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NI man in £57m raid plot to be sentenced

By Richard Vernalls

Published 05/04/2016

A Belfast rug trader who was part of an organised criminal gang at the heart of a £57m conspiracy to
A Belfast rug trader who was part of an organised criminal gang at the heart of a £57m conspiracy to "plunder" British museums of rhino horn and other priceless Chinese artefacts is to be sentenced today

A Belfast rug trader who was part of an organised criminal gang at the heart of a £57m conspiracy to "plunder" British museums of rhino horn and other priceless Chinese artefacts is to be sentenced today.

Seven of the 14-strong group, dubbed the Rathkeale Rovers because of their links to the Irish town, were yesterday jailed for up to six years and eight months.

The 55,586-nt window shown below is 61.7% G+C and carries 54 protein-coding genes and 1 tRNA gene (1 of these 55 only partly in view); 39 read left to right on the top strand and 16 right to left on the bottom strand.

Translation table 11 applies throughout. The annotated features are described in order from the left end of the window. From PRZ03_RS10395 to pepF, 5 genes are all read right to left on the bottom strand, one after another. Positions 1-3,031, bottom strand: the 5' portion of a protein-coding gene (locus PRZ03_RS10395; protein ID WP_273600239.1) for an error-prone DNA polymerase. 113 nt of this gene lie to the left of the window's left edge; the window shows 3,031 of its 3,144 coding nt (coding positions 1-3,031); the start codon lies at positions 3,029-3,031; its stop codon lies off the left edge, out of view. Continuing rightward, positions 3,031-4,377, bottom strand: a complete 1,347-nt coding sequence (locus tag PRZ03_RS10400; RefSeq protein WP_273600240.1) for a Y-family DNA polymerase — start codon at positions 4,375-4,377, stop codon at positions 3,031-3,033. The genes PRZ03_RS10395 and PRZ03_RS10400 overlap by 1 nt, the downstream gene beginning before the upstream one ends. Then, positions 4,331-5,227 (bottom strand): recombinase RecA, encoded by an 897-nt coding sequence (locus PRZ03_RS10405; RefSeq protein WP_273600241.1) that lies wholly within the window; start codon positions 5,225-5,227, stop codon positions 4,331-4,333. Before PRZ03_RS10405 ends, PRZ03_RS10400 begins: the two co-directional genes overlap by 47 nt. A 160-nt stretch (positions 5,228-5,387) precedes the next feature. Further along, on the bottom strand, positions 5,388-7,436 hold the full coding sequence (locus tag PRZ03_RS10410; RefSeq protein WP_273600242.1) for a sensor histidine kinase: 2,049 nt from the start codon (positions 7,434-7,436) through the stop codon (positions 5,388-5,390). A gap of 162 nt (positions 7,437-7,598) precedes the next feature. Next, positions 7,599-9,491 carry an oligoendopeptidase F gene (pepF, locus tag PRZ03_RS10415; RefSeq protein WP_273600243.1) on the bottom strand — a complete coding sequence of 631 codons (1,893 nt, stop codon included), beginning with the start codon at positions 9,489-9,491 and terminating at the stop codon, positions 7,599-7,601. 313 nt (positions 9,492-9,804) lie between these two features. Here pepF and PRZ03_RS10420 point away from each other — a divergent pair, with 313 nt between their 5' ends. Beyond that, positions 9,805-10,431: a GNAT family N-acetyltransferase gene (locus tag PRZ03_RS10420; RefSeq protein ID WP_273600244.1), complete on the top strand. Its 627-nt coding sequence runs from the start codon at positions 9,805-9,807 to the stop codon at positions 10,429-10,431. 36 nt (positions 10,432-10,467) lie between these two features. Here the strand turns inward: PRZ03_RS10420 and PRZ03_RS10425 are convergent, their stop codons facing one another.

They targeted high-value objects in a string of break-ins, including Cambridge's Fitzwilliam Museum and Durham's Oriental Museum in 2012.

Six other men convicted over the conspiracy will be sentenced today, including Terence McNamara (46), of Marquis Street in Belfast. McNamara, who runs a rug shop in Belfast's Castle Street, has already pleaded guilty to being part of the gang.

Judge Murray Creed heard that although items stolen in Durham and Cambridge were valued up to £18m, detectives believe they might have fetched more than three times that figure on the booming Chinese auction market.

Members of the same gang also masterminded a bungled attempted theft at Gorringes Auction House in Lewes, East Sussex.

Sentencing seven of the gang yesterday, Judge Creed said: "It is a conspiracy both sophisticated, skilled and persistent, and involved significant cultural loss to the UK of museum quality artefacts and items from international collections."

Belfast Telegraph

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